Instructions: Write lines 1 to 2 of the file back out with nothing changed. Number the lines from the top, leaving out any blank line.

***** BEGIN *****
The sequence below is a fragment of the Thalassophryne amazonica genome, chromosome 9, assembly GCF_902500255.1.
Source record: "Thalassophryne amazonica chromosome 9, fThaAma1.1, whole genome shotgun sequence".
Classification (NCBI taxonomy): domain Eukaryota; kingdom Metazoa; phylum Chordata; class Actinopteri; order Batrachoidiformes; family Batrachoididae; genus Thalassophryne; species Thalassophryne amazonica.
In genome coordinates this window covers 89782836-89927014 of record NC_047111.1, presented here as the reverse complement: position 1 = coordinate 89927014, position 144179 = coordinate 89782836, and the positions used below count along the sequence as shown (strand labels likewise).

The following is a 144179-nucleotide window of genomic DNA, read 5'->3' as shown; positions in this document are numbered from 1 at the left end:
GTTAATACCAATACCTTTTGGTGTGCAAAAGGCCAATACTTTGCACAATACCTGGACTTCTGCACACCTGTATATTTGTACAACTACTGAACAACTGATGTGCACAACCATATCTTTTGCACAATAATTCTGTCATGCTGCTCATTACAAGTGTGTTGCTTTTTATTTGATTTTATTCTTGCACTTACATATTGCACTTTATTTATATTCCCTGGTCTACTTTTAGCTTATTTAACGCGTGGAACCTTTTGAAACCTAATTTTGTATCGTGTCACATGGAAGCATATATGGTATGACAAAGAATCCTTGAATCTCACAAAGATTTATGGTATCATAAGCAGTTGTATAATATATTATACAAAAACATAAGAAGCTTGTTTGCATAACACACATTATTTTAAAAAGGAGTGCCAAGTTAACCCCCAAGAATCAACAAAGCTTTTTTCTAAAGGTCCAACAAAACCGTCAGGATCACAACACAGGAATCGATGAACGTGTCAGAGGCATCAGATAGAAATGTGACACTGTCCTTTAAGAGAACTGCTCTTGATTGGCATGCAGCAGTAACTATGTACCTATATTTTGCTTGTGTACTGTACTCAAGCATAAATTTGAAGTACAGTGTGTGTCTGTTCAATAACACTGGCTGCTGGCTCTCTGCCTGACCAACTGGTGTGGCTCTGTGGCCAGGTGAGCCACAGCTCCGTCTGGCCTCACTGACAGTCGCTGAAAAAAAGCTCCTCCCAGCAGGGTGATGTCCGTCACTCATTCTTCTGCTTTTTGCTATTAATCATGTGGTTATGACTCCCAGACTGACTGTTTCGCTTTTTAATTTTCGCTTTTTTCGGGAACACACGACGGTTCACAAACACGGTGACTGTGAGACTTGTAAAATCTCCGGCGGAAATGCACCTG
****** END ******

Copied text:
The sequence below is a fragment of the Thalassophryne amazonica genome, chromosome 9, assembly GCF_902500255.1.
Source record: "Thalassophryne amazonica chromosome 9, fThaAma1.1, whole genome shotgun sequence".